Storage and Safety
Insulin makers advise storing insulin in the refrigerator, but using cold insulin can make the shot more painful. You can keep the bottle of insulin you are currently using at room temperature or warm the bottle by gently rolling it between your hands before you fill the syringe.
If you buy more than one bottle of insulin at a time, store the extra bottles in the refrigerator until you start to use them.
Never store insulin at very cold (under 36 degrees Fahrenheit) or very hot (over 86 degrees Fahrenheit) temperatures. Extreme temperatures destroy insulin. Do not put your insulin in the freezer or in direct sunlight.
Before using any insulin, check the expiration date. Insulin may lose potency slightly if the bottle has been used for more than 30 days. Look at the bottle closely to make sure the insulin looks normal. If you use Regular, it should be perfectly clear with no floating pieces or color.
If you use NPH or Lente, it should be cloudy, with no floating pieces or crystals on the bottle. If you find any problems, return the bottle of insulin for an exchange or refund.
With your health care team's help, you can find an insulin therapy routine that will control your blood glucose, help you feel good, and fit your lifestyle.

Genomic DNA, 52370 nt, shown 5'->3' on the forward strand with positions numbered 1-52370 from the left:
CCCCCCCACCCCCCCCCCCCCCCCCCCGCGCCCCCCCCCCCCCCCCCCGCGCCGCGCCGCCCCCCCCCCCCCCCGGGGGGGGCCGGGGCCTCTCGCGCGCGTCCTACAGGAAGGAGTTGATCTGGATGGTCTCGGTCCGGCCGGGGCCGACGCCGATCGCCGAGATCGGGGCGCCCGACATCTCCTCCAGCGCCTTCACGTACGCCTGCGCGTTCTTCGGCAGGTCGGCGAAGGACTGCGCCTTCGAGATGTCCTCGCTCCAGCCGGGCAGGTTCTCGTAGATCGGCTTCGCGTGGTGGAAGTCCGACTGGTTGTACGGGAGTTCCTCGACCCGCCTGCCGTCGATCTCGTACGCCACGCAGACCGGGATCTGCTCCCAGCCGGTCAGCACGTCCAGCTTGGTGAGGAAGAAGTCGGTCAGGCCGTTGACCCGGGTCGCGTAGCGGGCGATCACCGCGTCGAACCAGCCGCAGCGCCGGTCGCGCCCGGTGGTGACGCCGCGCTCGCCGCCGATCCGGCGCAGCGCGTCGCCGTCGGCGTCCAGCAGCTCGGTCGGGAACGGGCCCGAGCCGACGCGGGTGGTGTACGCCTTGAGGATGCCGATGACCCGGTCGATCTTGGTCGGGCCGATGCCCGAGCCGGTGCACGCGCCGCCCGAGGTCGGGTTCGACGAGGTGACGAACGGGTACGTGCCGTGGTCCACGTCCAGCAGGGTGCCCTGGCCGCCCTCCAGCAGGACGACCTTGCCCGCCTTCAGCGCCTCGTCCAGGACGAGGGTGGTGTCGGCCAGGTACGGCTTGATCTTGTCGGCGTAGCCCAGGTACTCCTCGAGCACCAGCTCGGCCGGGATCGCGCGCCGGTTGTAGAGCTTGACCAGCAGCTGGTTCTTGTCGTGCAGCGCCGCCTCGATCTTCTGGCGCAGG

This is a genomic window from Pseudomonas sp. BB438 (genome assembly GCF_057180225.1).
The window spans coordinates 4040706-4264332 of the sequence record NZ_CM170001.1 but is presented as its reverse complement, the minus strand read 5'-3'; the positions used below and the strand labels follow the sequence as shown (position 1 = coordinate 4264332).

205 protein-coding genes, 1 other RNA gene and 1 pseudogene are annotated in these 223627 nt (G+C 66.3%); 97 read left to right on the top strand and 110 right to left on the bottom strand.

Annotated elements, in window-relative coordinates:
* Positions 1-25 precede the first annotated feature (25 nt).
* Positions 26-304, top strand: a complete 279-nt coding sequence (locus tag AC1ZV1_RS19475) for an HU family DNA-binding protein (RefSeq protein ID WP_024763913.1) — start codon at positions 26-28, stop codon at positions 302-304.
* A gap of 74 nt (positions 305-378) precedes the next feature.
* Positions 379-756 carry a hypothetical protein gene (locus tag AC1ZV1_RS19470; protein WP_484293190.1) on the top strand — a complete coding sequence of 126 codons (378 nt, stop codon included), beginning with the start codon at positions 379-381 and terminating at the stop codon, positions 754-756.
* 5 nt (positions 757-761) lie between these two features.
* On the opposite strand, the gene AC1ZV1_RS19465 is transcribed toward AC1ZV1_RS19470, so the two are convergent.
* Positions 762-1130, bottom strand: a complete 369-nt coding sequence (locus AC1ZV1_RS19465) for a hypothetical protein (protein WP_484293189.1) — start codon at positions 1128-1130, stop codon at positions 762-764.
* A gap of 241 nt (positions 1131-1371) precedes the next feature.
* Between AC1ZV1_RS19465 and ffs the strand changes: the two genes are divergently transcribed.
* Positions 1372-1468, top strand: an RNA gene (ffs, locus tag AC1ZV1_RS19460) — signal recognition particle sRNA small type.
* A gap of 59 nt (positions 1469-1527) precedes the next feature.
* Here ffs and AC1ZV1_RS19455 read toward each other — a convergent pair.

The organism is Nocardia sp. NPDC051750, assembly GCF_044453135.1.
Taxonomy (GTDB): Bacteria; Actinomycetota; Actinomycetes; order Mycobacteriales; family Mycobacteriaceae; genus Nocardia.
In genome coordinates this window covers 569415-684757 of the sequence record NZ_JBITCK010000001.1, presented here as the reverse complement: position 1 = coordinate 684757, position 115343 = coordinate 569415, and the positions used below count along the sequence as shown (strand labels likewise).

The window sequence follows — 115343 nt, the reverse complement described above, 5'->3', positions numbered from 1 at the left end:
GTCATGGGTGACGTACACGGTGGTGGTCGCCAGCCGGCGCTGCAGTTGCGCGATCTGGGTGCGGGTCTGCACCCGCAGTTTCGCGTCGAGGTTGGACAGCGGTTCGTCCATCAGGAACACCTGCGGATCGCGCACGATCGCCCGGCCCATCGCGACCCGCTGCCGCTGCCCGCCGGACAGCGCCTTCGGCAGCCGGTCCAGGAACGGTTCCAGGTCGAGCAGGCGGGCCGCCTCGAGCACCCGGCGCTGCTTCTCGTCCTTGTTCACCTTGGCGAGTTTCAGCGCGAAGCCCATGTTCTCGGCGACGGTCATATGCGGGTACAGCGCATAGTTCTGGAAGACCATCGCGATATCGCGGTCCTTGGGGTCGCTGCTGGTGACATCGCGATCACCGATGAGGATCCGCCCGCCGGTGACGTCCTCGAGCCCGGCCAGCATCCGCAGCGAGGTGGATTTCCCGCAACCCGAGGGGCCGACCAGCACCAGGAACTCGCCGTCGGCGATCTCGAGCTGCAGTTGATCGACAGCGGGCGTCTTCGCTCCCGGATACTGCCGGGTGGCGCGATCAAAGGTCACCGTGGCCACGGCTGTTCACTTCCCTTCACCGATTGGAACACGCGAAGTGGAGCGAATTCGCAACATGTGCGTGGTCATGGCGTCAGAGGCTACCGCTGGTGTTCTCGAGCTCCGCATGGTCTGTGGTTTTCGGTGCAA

Conventional insulin therapy means taking the same shots at the same times each day—usually a shot in the morning and a shot in the evening.
For most people, conventional therapy prevents dangerously high or low blood glucose levels. But conventional therapy may leave blood glucose levels too high. These higher glucose levels increase the risk of problems with your eyes, kidneys, and nerves.
For that reason, many doctors now advise intensive insulin therapy. This therapy aims to keep your blood glucose as close to normal as possible. Intensive therapy means either taking three or four shots daily or using an insulin pump.
For good results, you must take a very active role in your diabetes care and test your blood glucose level often. Based on your blood glucose records, you and your health care team will fine-tune your treatment plan.
Intensive therapy takes more work but gives you more choices. You are not tied to certain eating or exercise times. However, because you are keeping your blood glucose levels lower, there is a chance of more low blood glucose reactions.
You may also gain some weight. Because you are matching insulin needs closely to glucose levels, your body is able to use and store more of the calories from glucose instead of losing them in the urine.
Talk with your health care team about whether the greater freedom and chance to avoid diabetes complications are worth the drawbacks of intensive therapy.
It is hard to improve your blood glucose control without testing your blood glucose. Writing down your results and looking over weeks or months of results can help you predict and avoid low or high blood glucose levels.
Tests show how exercise, an exciting event, or a special meal affected your glucose level. By knowing that, you can change your insulin to prevent problems.